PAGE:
Now that they've managed to resurrect the supposedly dead musical form of ska in their homeland of Canada, all that's left for Toronto's King Apparatus is to conquer the rest of the world.

The 7-year-old septet, voted the best live act in Canada in 1992, is already building a small but loyal fan base south of the Canadian border. But they're setting their goals higher than just a cult following in North American, said bass guitarist Mitch Girio, who co-produced both of the group's efforts, 1991's "King Apparatus" and 1993's "Marbles.""There are still a lot of people who haven't heard of ska," Girio said. "Maybe we can change that."

This week, King Apparatus will make its third and fourth Utah appearances, headlining shows April 10 at Salt Lake's Zephyr Club and April 11 at Meridian School in Provo.

The band's version of ska, reggae's more up-tempo forefather, is more akin to the "second wave" of ska, the two-tone movement from England that included the Specials, Madness, the Se-lec-ter, the (English) Beat and Bad Manners.

"I think we're closer in sound to the British movement (than the Jamaican)," Girio said. "We stick more to the musical side than the social, though."

King Apparatus also adds a goofy, humorous slant to its lyrics, especially "Buy Our Stuff," an honest appeal for fans to support them financially - its lyrics consist solely of "Buy our stuff! Make us rich!".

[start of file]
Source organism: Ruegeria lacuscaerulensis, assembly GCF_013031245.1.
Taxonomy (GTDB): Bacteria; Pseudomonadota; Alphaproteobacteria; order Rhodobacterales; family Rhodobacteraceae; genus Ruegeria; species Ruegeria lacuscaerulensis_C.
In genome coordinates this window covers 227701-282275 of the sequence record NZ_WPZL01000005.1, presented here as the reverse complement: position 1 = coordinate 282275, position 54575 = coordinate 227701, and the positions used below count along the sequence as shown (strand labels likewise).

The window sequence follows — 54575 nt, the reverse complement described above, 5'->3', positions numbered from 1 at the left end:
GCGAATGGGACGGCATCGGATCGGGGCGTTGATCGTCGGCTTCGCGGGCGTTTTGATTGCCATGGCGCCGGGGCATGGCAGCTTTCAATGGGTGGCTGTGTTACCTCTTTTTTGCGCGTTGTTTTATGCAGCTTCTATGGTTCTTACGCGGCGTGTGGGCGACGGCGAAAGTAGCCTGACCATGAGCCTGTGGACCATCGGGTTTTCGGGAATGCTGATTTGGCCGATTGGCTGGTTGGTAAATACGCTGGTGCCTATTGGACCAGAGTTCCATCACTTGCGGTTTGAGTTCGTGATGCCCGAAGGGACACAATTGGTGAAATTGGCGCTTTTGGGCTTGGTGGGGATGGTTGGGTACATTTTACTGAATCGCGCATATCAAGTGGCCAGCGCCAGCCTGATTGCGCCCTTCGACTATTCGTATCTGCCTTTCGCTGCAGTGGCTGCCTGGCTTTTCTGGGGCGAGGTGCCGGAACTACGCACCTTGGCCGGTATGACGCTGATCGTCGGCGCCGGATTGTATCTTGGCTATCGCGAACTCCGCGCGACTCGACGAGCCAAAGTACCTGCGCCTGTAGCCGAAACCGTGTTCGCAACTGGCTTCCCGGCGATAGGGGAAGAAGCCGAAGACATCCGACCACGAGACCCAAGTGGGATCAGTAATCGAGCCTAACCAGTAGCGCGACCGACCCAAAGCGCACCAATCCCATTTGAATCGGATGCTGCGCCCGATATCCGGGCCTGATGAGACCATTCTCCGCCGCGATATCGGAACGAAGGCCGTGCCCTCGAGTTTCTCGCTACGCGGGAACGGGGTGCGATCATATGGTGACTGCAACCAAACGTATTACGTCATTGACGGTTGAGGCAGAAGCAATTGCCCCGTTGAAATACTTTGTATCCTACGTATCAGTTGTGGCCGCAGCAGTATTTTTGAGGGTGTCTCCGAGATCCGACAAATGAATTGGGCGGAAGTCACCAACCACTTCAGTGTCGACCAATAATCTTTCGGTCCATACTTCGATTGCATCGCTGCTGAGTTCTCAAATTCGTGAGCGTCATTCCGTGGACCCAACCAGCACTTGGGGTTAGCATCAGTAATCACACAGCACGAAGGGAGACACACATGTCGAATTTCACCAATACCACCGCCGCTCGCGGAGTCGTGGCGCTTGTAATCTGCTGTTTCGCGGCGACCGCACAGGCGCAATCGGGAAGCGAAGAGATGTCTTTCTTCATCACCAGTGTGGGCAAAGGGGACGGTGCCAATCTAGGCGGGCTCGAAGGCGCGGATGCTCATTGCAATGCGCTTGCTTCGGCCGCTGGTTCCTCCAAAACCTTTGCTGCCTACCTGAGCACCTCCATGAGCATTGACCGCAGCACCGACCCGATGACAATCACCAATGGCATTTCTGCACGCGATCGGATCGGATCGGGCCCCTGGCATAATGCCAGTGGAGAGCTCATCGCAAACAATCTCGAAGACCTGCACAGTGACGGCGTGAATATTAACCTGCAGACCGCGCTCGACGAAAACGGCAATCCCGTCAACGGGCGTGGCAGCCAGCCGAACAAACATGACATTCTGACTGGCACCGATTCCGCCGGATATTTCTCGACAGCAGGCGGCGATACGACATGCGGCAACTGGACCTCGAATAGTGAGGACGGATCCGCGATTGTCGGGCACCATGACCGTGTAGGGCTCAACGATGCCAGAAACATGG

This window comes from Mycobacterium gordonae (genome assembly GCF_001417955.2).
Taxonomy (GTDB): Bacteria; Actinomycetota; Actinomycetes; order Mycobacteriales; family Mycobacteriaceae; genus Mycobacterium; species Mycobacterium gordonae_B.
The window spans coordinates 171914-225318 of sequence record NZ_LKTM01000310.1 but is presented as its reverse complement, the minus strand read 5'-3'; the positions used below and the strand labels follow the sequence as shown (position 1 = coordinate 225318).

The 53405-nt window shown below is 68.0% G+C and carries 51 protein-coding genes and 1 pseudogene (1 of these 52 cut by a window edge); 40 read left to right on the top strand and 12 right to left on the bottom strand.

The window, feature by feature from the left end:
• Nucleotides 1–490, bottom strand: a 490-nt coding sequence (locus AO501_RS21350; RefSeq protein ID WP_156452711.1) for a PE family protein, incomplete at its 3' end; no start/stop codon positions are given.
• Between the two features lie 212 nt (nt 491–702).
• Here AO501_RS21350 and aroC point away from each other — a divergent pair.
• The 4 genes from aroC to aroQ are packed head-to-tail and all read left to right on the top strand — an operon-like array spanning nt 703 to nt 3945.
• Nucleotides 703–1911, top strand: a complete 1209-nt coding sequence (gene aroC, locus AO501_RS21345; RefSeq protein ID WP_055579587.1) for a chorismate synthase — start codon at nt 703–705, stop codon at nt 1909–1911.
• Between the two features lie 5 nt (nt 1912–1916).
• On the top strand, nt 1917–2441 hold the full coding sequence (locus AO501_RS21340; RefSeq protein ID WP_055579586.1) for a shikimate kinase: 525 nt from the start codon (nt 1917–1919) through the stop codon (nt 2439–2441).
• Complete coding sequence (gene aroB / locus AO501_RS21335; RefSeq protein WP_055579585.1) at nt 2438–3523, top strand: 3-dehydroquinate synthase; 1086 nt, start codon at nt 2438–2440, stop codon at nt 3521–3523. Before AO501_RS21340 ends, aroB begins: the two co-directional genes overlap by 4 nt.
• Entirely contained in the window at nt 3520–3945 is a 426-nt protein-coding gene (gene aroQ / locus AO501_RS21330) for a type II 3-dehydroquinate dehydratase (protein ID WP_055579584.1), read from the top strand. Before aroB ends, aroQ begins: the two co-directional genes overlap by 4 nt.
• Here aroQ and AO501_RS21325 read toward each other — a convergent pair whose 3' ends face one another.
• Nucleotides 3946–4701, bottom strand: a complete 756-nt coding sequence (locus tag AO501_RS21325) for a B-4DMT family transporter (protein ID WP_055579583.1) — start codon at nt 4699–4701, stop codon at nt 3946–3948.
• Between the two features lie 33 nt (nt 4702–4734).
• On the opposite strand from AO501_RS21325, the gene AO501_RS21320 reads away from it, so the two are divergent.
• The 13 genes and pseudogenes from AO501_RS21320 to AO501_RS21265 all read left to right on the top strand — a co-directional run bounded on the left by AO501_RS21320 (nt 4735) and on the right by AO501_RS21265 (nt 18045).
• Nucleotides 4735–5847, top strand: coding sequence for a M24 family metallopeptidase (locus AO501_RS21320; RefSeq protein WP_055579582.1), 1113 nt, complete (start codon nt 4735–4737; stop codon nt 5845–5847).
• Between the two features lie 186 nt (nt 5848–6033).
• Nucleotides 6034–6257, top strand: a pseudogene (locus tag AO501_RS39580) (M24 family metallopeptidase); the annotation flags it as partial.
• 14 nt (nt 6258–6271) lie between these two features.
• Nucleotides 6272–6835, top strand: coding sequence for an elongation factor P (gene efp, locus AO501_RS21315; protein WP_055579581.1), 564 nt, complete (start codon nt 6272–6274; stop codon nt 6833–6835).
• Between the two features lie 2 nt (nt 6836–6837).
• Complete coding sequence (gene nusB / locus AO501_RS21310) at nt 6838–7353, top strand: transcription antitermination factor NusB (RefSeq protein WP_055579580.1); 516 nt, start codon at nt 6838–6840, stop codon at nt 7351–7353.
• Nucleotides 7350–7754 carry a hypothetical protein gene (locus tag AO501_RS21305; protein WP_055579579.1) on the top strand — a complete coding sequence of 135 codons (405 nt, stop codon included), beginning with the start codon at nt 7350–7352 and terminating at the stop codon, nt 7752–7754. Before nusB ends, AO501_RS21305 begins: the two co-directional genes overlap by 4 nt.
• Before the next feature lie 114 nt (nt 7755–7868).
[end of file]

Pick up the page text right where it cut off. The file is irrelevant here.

"We were trying to be more aggressive with our selling tactics, but none of us were salesman-types," Girio said. "So we'd play the song near the end of a set and people liked it. It's catchy because it only has a few words, and it often worked. We're not rich, but we've managed to stay alive."

King Apparatus will be joined by Salt Lake's Insatiable for both shows and Provo's Stretch Armstrong at the Provo show. Tickets for both concerts are $7 in advance, with Smith'sTix and the Zephyr selling tickets for the Salt Lake show, and Provo's Sonic Garden and Crandall Audio in Orem handling tickets for the Provo show.